For Kim Sang-ji, a 28-year-old white-collar employee working at a trading company in Seoul, healthy lunch meals had been her usual choice — until recently. Now, she heads to a convenience store nearby. When picking up a 5,000 won ($3.80) lunchbox or a 2,000 won gimbap roll, she feels unsatisfied. But when thinking about the cost of eating out these days — particularly in the business district of Gwanghwamun, where her office is located — plus the extra cost of coffee, she has decided to go on a tight budget given her unchanged salary.
“As more and more local restaurants, who used to sell affordable meals, have increased their prices, it costs more than 10,000-15,000 won to eat lunch around here. Even delivery food costs more as delivery fees are going up,” Kim said.
Kim is one of many workers who have returned to the office after two years of remote working, but feel crunched when paying lunch bills that have risen sharply compared to before the pandemic.
Targeting those experiencing “lunchflation,” convenience store chains are offering an improved meal selection beyond triangular rice balls or cup noodles.
CU sells Jeju onion bulgogi with rice at 3,600 won, and vegan jangjorim bibimbap at 4,800 won. The vegan bibimbap consists of bean-based meat and comes with vegan cola, which is made from caffeine extracted from raw coffee beans.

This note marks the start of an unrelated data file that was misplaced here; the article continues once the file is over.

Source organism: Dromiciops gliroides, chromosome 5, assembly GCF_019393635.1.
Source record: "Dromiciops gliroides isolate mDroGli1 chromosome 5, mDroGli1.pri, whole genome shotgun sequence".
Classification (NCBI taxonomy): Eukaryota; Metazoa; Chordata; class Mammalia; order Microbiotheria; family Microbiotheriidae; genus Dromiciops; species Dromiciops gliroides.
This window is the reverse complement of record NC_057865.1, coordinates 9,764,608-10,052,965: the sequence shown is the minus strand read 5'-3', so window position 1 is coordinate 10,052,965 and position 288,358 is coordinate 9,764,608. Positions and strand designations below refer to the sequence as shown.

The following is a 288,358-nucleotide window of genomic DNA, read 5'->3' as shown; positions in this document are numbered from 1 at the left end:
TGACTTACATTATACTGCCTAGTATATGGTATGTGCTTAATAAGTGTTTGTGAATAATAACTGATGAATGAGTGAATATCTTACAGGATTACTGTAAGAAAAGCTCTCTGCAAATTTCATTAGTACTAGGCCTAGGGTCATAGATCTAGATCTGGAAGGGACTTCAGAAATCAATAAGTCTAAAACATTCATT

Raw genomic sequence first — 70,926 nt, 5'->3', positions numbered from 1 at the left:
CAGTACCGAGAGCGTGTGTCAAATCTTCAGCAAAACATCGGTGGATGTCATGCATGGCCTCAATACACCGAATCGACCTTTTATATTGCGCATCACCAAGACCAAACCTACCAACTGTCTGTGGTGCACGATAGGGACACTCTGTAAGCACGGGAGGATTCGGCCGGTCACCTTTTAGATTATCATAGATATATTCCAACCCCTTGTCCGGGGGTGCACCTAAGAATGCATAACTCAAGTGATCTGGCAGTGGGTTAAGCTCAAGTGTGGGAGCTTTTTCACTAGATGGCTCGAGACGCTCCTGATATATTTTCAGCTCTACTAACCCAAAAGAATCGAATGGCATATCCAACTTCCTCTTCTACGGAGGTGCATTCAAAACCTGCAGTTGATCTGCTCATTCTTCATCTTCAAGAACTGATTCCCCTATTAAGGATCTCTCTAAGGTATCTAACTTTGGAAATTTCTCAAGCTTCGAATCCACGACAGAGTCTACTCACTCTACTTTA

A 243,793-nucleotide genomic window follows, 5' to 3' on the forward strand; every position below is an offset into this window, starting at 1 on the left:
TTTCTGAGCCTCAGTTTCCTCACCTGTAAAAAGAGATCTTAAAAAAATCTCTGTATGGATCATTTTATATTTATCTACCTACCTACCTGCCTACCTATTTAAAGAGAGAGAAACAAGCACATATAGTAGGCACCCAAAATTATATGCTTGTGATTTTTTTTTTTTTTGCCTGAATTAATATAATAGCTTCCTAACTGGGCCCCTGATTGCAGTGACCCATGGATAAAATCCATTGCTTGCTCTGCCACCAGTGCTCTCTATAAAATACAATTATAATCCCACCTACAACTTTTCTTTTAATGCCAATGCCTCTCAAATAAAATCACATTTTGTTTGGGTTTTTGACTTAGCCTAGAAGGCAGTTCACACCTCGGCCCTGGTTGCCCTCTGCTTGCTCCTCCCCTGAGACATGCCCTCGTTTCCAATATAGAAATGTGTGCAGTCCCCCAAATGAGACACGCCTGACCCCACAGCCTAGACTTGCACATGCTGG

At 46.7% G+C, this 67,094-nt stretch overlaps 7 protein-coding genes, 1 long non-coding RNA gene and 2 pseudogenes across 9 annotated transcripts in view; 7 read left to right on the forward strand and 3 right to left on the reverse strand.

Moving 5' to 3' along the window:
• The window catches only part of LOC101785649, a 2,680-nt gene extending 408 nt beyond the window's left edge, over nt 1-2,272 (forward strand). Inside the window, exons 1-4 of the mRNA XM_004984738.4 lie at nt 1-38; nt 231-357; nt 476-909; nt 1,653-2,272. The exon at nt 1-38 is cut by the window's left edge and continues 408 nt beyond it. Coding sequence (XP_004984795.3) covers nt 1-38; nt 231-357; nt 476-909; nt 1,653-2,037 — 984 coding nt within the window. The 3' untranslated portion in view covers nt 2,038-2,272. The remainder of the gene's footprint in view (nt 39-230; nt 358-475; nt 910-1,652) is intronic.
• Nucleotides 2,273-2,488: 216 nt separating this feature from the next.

In partnership with Jongga, a well-known kimchi brand in the country, 7-Eleven offers Jongga yeolmu (young radish) bibim noodles at 4,000 won and Jongga yeolmu bibimbap at 4,800 won.
The bestselling meals sold by GS25 are bulgogi with rice and the sausage and vegetables meal box, each priced at 3,900 won. Emart 24’s most popular lunch boxes are pork cutlet curry with rice and chicken mayo rice, which are sold for 4,500 won and 4,200 won, respectively.
Some convenience stores have even revived cheaper meals, which had been replaced by premium meal selections for the past few years.
CU recently launched a sausage and kimchi with rice meal box, and fish cakes with rice meal box, each priced at 2,900 won. The menu items were developed by Baek Jong-won, a TV chef.
Although such ready meals are cheap, some employees are having mixed feelings about eating convenience store foods.
“It is a relief that I can still find affordable meals, but I feel kind of frustrated at the same time. Under a tight budget, I have to cut down most of my expenses — even those required for a person to have a decent meal,” said Kim.
According to data from the Korea Consumer Agency, the average price of jjajangmyeon (noodles with black soybean sauce) sold in Seoul in May showed the highest price spike of 9.3 percent to 6,146 won, compared to December last year. Kalguksu, knife-cut flour noodles with broth, ranked second with an 8.6 percent increase and a price tag of 8,269 won in the cited period.
Other menu items that increased in price include gimbap, naengmyeon (cold noodles), bibimbap (rice with mixed vegetables), pork belly, kimchi jjigae (kimchi stew) with rice and samgyetang (ginseng chicken soup).